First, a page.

- OSHP will take the masks to Battelle in Columbus to be sanitized OSHP and bring them back to be picked up.
- The patrol will send out guidelines to local law enforcement and EMS agencies soon on how the masks must be packaged
Shortage of COVID-19 test kit components
- Gov. DeWine says there is a critical shortage of COVID-19 test kit components, including the swabs used to collect samples and the sterile solution needed to transport the swabs
- A team of Ohio State University researchers created an in-house “recipe” to make the liquid transport medium
- Ohio State is part of the academic-industry-government consortium led by Harvard, the U.S. Amry, and the University of South Florida that rapidly deployed a design and testing program for 3D printed testing swabs.
- The governor says OSU is working with 3D manufacturing companies, including FormLabs, Inc. in Toledo, and academic institutes across the state to manufacture the swabs and swab kits in significant amounts.
- The first order of 15,000 3D printed swabs for COVID-19 test kits will be delivered to Ohio State, with a target of 200,000 swabs and swab kits, allowing more people to be tested by the end of April.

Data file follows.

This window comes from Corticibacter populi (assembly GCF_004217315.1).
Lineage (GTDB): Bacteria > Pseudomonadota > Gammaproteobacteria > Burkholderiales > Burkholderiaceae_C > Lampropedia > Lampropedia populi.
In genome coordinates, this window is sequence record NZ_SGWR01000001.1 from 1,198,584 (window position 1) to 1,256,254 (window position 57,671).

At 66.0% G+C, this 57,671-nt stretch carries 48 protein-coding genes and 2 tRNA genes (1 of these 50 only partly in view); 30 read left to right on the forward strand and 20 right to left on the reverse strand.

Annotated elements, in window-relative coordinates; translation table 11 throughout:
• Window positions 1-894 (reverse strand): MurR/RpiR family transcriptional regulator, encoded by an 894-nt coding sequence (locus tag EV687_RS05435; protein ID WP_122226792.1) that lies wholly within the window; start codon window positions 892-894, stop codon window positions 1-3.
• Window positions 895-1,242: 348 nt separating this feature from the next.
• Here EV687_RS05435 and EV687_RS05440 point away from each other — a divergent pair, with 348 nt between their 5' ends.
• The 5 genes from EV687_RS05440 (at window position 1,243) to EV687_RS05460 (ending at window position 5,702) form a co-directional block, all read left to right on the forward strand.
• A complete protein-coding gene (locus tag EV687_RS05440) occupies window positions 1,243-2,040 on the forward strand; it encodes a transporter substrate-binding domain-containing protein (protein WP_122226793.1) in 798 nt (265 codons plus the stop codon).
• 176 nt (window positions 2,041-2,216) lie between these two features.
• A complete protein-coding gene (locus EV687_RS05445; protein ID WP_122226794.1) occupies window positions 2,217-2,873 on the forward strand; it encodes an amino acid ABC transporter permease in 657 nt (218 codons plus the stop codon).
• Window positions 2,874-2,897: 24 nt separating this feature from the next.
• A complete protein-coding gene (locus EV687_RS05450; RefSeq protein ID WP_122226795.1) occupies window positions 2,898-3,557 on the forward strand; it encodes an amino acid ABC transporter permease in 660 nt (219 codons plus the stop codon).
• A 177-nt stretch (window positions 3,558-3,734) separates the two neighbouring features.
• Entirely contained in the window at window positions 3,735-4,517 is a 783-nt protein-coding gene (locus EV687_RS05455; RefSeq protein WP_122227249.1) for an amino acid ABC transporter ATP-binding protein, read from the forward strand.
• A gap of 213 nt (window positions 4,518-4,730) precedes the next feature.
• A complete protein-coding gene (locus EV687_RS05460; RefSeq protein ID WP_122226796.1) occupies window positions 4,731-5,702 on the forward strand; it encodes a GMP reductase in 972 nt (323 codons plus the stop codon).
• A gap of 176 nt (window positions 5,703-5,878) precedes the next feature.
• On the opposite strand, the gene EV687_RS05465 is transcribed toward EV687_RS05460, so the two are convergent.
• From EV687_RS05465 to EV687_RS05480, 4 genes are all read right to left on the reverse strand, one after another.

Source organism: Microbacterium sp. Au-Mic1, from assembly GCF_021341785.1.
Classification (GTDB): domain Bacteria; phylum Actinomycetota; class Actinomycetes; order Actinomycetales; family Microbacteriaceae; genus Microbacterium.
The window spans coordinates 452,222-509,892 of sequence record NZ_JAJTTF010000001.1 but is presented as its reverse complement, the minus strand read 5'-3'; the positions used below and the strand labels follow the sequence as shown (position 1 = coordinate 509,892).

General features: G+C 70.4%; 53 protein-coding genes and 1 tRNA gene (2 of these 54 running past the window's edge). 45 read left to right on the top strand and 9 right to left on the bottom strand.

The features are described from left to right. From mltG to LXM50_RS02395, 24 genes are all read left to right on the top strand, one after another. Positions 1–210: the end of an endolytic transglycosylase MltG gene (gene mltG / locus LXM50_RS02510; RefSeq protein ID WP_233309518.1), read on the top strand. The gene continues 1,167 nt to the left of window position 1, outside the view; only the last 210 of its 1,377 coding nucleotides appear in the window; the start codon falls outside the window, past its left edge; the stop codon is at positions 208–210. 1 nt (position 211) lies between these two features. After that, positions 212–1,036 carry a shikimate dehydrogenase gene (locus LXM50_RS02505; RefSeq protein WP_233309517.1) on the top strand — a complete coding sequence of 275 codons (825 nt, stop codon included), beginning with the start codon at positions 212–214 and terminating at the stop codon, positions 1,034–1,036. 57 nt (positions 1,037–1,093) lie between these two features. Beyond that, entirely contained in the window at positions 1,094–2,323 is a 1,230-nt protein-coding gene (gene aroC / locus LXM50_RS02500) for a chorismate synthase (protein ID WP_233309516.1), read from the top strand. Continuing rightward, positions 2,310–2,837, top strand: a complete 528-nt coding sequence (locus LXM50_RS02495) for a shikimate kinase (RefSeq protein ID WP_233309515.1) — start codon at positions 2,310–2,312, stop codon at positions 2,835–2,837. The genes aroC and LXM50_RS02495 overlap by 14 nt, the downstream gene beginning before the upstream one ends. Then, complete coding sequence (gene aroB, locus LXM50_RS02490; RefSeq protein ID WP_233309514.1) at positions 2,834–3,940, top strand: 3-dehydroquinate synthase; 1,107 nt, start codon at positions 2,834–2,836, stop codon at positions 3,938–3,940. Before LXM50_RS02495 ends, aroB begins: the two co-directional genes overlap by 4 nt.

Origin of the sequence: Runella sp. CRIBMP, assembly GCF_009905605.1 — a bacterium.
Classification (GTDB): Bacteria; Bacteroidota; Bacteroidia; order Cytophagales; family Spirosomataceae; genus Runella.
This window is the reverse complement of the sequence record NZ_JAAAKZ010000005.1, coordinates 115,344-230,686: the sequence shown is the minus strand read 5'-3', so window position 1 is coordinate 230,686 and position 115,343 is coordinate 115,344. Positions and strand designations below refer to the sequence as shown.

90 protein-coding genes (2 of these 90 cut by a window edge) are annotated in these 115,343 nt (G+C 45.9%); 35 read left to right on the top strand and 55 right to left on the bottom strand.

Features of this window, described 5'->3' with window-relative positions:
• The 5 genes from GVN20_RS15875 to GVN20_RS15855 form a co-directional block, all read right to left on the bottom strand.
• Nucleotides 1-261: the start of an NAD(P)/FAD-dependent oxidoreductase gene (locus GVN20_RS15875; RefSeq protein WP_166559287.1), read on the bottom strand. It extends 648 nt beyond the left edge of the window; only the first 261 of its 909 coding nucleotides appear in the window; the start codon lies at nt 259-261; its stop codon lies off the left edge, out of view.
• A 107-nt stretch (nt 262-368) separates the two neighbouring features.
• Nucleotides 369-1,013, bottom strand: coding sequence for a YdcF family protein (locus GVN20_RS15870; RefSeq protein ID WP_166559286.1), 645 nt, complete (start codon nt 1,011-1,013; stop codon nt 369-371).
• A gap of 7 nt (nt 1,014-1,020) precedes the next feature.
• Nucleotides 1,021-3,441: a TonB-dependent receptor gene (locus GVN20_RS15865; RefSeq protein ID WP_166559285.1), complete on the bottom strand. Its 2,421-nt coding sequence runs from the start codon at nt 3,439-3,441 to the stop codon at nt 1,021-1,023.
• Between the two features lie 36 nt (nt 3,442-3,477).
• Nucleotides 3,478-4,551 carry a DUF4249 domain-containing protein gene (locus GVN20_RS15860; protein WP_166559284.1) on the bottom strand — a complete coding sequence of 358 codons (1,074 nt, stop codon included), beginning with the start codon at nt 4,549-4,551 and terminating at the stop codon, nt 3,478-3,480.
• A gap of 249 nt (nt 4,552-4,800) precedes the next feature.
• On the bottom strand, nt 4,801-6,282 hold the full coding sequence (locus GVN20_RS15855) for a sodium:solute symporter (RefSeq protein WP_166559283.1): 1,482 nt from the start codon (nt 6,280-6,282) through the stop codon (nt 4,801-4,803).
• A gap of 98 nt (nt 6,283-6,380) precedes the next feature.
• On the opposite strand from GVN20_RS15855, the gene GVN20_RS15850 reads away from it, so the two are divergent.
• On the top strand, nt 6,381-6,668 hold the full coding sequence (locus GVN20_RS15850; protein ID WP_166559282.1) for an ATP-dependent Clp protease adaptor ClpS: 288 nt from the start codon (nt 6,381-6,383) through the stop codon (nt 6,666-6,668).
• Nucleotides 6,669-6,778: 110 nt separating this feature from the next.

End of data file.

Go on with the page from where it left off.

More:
- The Ohio Department of Health’s Dr. Amy Acton ruled some time ago that no elective surgeries should take place
- Gov. DeWine says there was a concern that hospitals would be overcrowded and there would be a lack of PPE
- He says he wants to make it clear that hospital procedures were not limited because hospitals are not safe. It’s because of the PPE problem.
- The Census is held every ten years to help determine how federal funds will be divided among the states.
- The funding pays for expenses for such as road repairs and food assistance programs.
- It also determines Ohio’s number of representatives in the U.S. House.
- According to Gov. DeWine, Ohio’s response rate is higher than the national average and higher than all of our neighboring states except Michigan. Ohio’s rate is 52.2%, the national average is 48.6%, and Michigan’s rate is 55%
- The governor is urging people to complete their census forms if they haven’t already.
- Information was sent in the mail about how to complete the form, or you can visit 2020Census.gov or call 1-844-330-2020.
As of Wednesday, Ohio had 7,791 confirmed cases of COVID-19 and 361 deaths.